- *Tua rua thì mặc tua rua, mạ già ruộng ngấu, không thua bạn điền: Tua Rua is the Vietnamese word for the Pleiades Constellation. The ancient saying roughly means: Who gives a shit about the appearance of the Pleiades in the sky. Even if you haven’t had the chance to finish work on your rice paddies, no worries. You still have plenty of time to catch up to your neighbors.
- **Đêm tháng năm chưa nằm đã sáng, ngày tháng mười chưa cười đã tối: You barely got the chance to lie down at night in the fifth month, and it’s already morning. You haven’t even had the chance to laugh in the daylight of the tenth month, and it’s already dark.
- ***Bạch lộ vi sương thu khí thâm: White vapor condenses to dewfall, which transforms into murky fog.
This then leads me to the Sexagenary Cycle.
I did say I was going to talk about the sexagenary cycle that the Asian calendar utilized, so this is the perfect time to introduce it. It is only an introduction because I need to separate out the two parts of the sexagenary cycle into the decimal and the duodecimal system.
The decimal system is a system that uses 10 digits as the base count and increases by powers of 10. It is called base 10. We call the base 10 Thiên Can, or Heaven. In the Asian calendar system, there are ten Thiên Can, also known as Branches.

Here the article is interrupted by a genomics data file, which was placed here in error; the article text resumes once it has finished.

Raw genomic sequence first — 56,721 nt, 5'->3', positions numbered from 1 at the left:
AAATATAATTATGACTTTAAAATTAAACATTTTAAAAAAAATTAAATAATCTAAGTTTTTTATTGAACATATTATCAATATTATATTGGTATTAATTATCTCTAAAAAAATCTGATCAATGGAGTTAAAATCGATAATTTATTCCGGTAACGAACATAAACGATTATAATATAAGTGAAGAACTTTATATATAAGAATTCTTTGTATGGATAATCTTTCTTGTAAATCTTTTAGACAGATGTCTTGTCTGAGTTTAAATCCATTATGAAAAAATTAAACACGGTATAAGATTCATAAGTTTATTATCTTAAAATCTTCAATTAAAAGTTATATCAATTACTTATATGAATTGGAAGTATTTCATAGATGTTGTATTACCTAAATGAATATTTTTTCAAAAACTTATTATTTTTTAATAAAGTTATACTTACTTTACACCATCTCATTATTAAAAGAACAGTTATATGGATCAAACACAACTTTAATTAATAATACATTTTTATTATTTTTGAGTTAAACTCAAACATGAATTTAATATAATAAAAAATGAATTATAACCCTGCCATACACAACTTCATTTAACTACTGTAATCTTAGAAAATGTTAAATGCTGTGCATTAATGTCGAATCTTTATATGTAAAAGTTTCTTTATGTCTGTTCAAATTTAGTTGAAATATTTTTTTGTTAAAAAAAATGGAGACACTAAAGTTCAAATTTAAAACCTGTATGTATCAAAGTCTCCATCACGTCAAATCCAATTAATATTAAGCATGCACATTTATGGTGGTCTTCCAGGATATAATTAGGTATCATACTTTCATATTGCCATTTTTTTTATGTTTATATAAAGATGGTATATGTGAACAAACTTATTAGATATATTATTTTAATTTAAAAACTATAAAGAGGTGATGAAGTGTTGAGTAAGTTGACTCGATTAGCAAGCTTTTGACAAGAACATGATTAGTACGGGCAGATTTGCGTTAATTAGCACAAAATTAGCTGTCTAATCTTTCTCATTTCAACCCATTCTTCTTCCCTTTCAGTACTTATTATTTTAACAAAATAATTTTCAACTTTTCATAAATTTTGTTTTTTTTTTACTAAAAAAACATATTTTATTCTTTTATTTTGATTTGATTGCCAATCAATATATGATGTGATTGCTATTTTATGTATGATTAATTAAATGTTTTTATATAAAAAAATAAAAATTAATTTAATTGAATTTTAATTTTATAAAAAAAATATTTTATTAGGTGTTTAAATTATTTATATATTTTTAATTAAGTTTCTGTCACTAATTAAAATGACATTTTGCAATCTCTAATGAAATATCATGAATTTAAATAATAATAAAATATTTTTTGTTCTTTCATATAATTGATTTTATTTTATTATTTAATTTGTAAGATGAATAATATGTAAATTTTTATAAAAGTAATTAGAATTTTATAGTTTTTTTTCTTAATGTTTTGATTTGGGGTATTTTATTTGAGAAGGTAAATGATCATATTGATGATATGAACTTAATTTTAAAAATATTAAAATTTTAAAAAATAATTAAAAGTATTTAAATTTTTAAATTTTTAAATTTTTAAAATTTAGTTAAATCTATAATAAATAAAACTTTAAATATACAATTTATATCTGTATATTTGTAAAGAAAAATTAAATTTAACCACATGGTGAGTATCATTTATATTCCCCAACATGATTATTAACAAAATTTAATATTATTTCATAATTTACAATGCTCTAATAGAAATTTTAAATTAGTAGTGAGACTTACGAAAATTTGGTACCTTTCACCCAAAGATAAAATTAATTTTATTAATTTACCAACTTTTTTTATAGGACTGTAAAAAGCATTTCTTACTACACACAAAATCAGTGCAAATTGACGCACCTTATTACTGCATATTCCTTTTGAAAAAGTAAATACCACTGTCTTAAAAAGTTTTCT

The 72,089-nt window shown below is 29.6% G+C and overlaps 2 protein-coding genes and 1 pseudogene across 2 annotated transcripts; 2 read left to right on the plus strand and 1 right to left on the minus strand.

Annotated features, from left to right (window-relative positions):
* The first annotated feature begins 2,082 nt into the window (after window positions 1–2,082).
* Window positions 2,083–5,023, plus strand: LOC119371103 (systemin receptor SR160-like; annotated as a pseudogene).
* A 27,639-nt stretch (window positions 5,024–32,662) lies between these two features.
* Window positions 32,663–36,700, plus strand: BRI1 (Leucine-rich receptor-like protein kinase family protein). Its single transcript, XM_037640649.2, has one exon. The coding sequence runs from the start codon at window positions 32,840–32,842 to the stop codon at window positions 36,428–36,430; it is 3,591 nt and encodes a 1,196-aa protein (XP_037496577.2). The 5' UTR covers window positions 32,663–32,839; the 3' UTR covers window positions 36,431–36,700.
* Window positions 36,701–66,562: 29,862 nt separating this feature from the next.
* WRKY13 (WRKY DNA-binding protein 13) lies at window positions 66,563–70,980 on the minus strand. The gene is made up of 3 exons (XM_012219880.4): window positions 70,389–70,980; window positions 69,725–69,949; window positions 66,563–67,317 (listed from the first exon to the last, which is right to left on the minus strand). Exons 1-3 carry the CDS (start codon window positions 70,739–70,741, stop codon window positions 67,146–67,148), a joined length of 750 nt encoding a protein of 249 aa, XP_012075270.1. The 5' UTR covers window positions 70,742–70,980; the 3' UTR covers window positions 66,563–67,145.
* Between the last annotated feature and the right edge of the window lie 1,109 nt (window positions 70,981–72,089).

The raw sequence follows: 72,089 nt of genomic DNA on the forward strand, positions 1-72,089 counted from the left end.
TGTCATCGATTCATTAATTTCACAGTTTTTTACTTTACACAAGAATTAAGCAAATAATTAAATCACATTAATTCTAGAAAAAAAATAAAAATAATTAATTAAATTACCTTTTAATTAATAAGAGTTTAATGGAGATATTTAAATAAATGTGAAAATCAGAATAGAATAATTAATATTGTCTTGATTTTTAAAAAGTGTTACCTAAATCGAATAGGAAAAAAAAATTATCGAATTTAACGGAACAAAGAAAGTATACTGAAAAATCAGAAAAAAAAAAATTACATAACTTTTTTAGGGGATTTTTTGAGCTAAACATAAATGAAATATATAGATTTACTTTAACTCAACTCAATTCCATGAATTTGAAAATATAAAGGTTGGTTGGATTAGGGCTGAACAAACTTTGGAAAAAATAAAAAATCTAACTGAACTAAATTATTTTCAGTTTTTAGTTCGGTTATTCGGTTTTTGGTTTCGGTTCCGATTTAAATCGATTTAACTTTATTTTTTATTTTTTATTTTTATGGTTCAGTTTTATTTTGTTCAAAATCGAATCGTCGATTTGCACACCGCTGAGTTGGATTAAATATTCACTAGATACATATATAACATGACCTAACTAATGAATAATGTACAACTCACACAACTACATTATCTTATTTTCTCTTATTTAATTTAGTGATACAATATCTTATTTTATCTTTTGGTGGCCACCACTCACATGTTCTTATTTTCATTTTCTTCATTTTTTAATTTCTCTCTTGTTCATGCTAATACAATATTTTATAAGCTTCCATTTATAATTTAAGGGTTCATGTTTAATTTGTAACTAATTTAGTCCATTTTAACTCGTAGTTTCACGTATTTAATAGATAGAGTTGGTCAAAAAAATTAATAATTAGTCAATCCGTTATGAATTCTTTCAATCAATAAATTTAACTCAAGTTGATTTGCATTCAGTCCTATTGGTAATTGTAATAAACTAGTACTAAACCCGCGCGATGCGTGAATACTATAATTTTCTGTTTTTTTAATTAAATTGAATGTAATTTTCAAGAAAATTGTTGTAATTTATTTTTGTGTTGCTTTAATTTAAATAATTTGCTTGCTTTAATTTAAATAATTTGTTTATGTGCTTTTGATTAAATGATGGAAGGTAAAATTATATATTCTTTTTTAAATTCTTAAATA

The duodecimal system is a system that uses 12 digits as the base count and increases by powers of 12. It is called base 12. We call the base 12 Địa Chi, meaning Earth. There are 12 Địa Chi, also known as Stems, in the calendar, and they are very well-known.
Remember the Chinese restaurant placemats I was talking about? Well, those animals are these animals.
So here is my souped up Can Chi Wheel in my two favorite colors.
Can Chi, aka Thiên Can Địa Chi
The zodiac animals occupy the Địa Chi Stems on the wheel, and the ten Thiên Can Branches cycle through them. There is a lot of dense information regarding the Branches and Stems, but I will push it to the next posting because this post is getting much longer than a post should get. I always have to remind myself that I’m not writing a book. I’m only writing a post. So I will stop here. 🙂
(to be continued)